In our study, we neglected the amount of ΔPES needed to overcome chest wall recoil pressure, as we were unable to perform occlusions. This is particularly relevant during the prone position due to an increase in chest wall elastance . As a result, we may have underestimated the ΔPES during this phase more than in supine position, and the actual increase in ΔPES during prone position is likely higher than we were able to demonstrate.
In our study, prone position reduced global and regional dynamic strain, which represents the most relevant determinant of ventilator-induced lung injury during controlled ventilation in patients with acute respiratory distress syndrome. This may contribute to the beneficial effects of prone position observed in spontaneously breathing subjects in clinical and observational studies [12, 45, 55].
In our study, prone position did not affect the pendelluft phenomenon, which is one of the mechanisms of SILI [40, 42]. The primary determinant of the pendelluft phenomenon is ΔPES [19, 40, 42], that was not reduced, and even increased, with prone position.
Our results have relevant clinical implications:
Prone-induced improvement in oxygenation may help avoid endotracheal intubation, since hypoxemia is a relevant cause of treatment failure during noninvasive support . However, oxygenation significantly worsened (even compared to study start) when the patient is placed again in supine position. This may yield intubation delays, with possible detrimental effects on clinical outcome. This may also explain the dose–response relationship between the intervention and clinical outcome observed in a clinical trial , where a higher duration of prone sessions led to reduced risk of subsequent endotracheal intubation.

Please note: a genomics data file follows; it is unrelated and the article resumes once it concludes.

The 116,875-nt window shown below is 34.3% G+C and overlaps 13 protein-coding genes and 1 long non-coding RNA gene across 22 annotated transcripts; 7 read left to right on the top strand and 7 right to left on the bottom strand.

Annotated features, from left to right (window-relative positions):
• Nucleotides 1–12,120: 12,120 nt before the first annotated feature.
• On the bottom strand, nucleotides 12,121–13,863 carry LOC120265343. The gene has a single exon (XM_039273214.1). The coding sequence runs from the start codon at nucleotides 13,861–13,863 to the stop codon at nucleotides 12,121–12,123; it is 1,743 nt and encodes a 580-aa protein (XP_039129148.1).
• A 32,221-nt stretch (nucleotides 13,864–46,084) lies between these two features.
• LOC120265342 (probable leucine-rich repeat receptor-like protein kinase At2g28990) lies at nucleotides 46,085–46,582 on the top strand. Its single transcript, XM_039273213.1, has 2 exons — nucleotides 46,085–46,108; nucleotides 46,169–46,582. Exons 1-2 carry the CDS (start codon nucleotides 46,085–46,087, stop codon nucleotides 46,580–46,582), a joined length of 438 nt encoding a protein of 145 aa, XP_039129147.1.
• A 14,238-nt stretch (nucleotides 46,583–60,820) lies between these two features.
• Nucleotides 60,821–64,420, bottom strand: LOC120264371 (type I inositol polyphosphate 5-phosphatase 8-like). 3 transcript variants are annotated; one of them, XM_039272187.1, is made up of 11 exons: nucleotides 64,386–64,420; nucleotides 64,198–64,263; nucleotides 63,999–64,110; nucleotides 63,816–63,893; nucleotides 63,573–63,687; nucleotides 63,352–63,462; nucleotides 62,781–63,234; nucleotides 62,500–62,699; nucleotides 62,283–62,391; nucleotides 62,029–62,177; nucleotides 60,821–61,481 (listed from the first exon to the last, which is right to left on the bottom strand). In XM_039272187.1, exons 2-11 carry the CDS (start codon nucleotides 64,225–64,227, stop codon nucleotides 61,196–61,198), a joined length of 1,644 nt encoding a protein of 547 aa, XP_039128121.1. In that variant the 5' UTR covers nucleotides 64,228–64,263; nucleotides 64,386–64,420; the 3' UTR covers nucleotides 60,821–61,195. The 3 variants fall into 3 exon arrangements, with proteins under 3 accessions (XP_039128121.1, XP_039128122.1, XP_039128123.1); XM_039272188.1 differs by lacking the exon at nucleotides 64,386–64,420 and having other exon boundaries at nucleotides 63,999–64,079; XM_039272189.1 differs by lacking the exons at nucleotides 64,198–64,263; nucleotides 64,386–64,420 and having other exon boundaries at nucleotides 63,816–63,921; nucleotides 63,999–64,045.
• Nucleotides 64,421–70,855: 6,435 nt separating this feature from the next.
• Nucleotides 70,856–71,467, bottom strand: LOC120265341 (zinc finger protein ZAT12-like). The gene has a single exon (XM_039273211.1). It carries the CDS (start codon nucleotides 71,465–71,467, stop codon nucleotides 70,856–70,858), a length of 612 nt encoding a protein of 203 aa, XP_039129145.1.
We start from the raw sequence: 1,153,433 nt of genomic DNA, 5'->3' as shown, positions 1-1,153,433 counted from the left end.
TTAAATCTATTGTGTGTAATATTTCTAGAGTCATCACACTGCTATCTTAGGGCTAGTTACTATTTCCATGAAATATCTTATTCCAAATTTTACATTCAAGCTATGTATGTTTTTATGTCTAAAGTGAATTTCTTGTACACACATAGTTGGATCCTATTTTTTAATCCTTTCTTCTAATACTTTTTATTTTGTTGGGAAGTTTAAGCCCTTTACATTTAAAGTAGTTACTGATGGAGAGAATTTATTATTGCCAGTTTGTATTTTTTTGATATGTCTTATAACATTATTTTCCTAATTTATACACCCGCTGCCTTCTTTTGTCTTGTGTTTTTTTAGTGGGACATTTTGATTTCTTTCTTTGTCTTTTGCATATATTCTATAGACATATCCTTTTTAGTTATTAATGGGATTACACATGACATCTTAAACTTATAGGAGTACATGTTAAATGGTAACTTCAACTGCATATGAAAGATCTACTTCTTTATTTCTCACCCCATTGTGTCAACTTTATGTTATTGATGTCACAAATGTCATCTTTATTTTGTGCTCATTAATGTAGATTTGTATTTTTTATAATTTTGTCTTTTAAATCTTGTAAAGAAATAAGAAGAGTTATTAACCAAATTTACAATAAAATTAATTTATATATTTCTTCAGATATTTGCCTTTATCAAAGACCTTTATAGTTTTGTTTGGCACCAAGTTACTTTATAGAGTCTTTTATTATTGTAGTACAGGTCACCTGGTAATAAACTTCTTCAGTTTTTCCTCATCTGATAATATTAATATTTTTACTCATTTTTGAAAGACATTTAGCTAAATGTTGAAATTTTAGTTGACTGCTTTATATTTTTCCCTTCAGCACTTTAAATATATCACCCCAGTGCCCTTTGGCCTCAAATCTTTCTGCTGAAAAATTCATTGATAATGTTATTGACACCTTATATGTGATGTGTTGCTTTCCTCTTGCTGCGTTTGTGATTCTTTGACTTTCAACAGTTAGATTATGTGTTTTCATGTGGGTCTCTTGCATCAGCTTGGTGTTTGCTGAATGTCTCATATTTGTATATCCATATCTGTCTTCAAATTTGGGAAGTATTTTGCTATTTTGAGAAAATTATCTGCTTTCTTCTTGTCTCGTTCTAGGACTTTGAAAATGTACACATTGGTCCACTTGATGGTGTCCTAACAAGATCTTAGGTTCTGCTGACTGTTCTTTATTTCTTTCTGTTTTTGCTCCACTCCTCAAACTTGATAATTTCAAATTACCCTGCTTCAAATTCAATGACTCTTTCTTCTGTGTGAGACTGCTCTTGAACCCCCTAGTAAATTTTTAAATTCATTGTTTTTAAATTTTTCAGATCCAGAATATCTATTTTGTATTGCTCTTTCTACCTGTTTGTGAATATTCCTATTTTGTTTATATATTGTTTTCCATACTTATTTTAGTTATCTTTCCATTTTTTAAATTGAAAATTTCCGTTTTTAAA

Prone position homogenizes lung inflation, reduces global and regional dynamic strain and respiratory rate, does not affect the amplitude of the pendelluft phenomenon, VT, lung compliance and quasi-static driving pressure, and increases ΔPES. Although dynamic strain is the main determinant of ventilator-induced lung injury, ΔPES and pendelluft are major determinants of SILI [12, 56]. Prone position appears to mitigate the risk of lung injury due to dynamic strain, but not the injury due to ΔPES and pendelluft. Also, high ΔPES may yield diaphragm injury and muscle exhaustion, which may cause treatment failure and are associated with worse long-term clinical outcome [57, 58]. Interestingly, in a previous study, the entity of ΔPES-increase due to prone position was associated with the subsequent need for intubation . Although the absolute increase in ΔPES was limited in our cohort, our results may indicate that awake prone positioning may not be indicated for all patients with acute hypoxemic respiratory failure, but only for those exhibiting low-to-normal ΔPES. Those with high ΔPES are rather likely to benefit from an approach specifically aimed at reducing the inspiratory effort: this may explain why noninvasive ventilation (that best reduces ΔPES) may result in reduced rate of intubation vs. high-flow nasal oxygen combined with prone position among patients with high ΔPES [19, 59,60,61]. Discrepancy between the huge clinical benefit by prone positioning in intubated patients vs. the milder observed in non-intubated patients may be related to the inability of the intervention to modulate ΔPES.